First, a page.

However, does this mean that we should eat what we want and consume at wild abandon? I wouldn’t say so. By being mindless of our relationship with food, and what we are eating we lose insight into whether we are full or hungry, whether we REALLY want that piece of cake or if we’re eating it out of an unintended routine, or boredom.

Guidelines however, are much more flexible. Guidelines are more about doing something than not doing something. Adding behaviour or replacing behaviour is much easier than not doing a behaviour. Therefore it makes sense that ‘drink more water’ is likely to be more successful than ‘stop drinking fizzy drinks’.  The stop goal doesn’t replace the behaviour with an alternative to help create a behaviour change. Guidelines can have hairier edges of accomplishment than rules. With rules you either follow it or break it. With guidelines, you may hit eating 5+ portions of fruit and veg in the day, but there is no such thing as failure: only achieved or try again tomorrow. Rules tend to be very specific.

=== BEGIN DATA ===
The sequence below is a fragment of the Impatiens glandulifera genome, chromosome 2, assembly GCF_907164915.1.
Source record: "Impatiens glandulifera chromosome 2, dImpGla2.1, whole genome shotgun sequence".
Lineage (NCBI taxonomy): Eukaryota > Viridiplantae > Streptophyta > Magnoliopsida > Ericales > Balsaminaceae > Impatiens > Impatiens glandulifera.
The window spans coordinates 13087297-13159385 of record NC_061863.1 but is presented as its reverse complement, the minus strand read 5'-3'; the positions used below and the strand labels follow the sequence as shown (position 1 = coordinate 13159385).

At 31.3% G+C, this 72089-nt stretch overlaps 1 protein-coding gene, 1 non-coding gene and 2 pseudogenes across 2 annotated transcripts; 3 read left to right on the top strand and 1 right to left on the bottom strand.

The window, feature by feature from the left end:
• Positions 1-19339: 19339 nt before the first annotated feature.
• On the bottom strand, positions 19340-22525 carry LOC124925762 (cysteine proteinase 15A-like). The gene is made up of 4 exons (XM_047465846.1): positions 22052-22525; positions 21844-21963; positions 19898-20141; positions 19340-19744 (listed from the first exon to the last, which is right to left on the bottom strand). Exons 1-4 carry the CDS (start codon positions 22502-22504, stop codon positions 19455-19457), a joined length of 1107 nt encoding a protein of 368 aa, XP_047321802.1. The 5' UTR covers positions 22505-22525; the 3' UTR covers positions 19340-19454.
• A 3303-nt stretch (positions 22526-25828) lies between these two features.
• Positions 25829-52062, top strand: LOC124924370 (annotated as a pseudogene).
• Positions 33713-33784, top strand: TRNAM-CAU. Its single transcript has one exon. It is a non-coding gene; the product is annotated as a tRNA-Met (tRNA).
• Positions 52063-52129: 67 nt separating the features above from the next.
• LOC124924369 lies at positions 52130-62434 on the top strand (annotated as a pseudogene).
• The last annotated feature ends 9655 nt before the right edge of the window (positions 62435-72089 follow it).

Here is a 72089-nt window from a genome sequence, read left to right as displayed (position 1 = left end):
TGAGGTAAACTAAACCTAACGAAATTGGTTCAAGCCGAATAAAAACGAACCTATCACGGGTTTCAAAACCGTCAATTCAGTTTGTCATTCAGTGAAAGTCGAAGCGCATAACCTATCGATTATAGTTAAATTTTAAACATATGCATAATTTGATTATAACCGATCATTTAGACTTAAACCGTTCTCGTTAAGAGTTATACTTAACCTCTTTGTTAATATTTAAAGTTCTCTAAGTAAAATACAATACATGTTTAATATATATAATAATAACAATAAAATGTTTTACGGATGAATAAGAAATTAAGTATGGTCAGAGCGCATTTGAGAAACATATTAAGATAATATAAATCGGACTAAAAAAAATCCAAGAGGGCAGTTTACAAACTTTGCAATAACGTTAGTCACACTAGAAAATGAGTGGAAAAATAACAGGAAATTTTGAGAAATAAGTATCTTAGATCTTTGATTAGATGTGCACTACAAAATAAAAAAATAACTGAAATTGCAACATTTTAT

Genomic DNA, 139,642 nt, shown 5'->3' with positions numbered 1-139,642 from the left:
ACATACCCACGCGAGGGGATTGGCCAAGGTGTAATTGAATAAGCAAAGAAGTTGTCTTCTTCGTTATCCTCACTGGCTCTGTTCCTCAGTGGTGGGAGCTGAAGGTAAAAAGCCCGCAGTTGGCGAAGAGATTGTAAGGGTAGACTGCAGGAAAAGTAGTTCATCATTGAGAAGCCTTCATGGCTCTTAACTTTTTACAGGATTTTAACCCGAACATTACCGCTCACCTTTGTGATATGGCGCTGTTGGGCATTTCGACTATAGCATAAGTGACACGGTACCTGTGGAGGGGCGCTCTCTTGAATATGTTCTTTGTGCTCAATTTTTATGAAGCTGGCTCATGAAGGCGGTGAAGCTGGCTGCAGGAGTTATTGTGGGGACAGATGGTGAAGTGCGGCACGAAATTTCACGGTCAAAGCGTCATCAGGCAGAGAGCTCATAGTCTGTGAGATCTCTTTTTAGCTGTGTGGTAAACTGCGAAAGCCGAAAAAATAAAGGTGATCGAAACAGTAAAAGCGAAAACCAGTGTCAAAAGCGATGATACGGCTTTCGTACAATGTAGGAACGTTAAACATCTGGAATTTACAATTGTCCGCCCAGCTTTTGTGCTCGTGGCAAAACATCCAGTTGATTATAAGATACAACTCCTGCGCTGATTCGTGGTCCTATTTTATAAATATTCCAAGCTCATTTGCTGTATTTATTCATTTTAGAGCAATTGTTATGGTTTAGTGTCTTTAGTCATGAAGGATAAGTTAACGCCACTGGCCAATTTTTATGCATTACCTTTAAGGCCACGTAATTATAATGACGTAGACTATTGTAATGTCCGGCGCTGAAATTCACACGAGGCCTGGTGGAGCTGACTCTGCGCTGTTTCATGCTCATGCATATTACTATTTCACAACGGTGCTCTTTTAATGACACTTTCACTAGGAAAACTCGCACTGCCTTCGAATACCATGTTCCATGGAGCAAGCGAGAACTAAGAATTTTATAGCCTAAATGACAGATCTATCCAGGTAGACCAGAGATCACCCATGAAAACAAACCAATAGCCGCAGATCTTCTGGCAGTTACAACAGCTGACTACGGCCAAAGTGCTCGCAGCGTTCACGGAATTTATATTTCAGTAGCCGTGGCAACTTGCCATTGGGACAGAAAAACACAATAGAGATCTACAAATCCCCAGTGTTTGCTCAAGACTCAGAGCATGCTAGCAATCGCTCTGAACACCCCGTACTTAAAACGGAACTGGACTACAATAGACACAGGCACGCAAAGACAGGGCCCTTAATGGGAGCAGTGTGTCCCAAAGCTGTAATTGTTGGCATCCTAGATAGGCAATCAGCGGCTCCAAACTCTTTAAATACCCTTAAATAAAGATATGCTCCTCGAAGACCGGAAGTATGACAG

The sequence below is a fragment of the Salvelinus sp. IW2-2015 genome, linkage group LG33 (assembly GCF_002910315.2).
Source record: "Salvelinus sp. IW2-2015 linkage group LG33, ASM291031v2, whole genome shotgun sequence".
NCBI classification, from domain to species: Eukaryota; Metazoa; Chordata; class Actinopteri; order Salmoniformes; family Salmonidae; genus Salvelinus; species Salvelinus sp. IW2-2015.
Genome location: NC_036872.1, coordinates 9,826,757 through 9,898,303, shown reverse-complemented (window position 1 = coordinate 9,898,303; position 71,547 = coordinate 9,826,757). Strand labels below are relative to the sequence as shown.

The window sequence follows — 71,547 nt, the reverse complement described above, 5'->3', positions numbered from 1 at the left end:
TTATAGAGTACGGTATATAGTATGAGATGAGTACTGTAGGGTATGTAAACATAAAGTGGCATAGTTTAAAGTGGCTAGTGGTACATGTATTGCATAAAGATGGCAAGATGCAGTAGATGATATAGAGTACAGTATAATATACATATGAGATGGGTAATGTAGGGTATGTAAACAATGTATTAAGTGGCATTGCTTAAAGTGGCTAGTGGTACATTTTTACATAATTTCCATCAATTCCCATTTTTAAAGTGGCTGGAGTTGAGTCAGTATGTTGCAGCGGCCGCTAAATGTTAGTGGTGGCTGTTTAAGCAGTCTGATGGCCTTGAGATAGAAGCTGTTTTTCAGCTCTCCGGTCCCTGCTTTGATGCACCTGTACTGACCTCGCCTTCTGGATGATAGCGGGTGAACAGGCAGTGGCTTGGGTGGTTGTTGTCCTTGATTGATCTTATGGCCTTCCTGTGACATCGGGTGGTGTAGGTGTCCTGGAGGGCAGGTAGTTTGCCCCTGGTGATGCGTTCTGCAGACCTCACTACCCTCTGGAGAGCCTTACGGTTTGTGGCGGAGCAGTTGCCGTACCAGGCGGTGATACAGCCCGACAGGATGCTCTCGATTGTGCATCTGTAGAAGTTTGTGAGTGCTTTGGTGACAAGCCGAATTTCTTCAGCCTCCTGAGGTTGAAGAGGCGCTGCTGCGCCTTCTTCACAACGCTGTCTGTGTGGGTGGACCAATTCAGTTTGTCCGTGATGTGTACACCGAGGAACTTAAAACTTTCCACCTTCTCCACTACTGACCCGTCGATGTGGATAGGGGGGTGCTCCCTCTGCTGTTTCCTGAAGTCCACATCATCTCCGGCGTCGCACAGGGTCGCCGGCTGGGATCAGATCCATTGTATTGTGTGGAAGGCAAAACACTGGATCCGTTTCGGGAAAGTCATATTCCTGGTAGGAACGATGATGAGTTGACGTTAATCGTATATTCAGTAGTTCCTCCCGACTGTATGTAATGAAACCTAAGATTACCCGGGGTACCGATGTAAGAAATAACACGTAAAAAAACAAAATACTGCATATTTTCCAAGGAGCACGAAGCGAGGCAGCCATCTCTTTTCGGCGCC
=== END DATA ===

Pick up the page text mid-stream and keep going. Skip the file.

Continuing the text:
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For example, a diet plan may include g targets of protein, carbohydrate, fat and maybe even a further breakdown of the macro-nutrients. This is so difficult to meet or even be aware of without a micro-focus on food, which for some may be necessary – athletes for example – but for those of us just living average active lives, this may not be necessary or even conducive to feeling better or achieving an overall healthier life.

 

 

Food Rule #9: Health is a State of Being, Not a Number 

In order to be healthy and by healthy I mean truly healthy: good vital signs, good level of fitness and a healthy mind, you don’t need to have a 6-pack. There is no definitive quantitative score that defines health despite the amount and in-depth analysis of numerical recordings we can gather to indicate health or a lack of. Overall, I think when you are healthy you feel it within yourself. Just like when something just doesn’t seem right, we feel it within ourselves. A niggle, a fatigue or a pain and we notice. What we frequently don’t notice however, is the signs of good health that our body sends to us. Perhaps because they are less attention demanding than aches and pains – designed to grab our attention. If we focus deep within ourselves and pay attention we can see and feel signs of good health for us.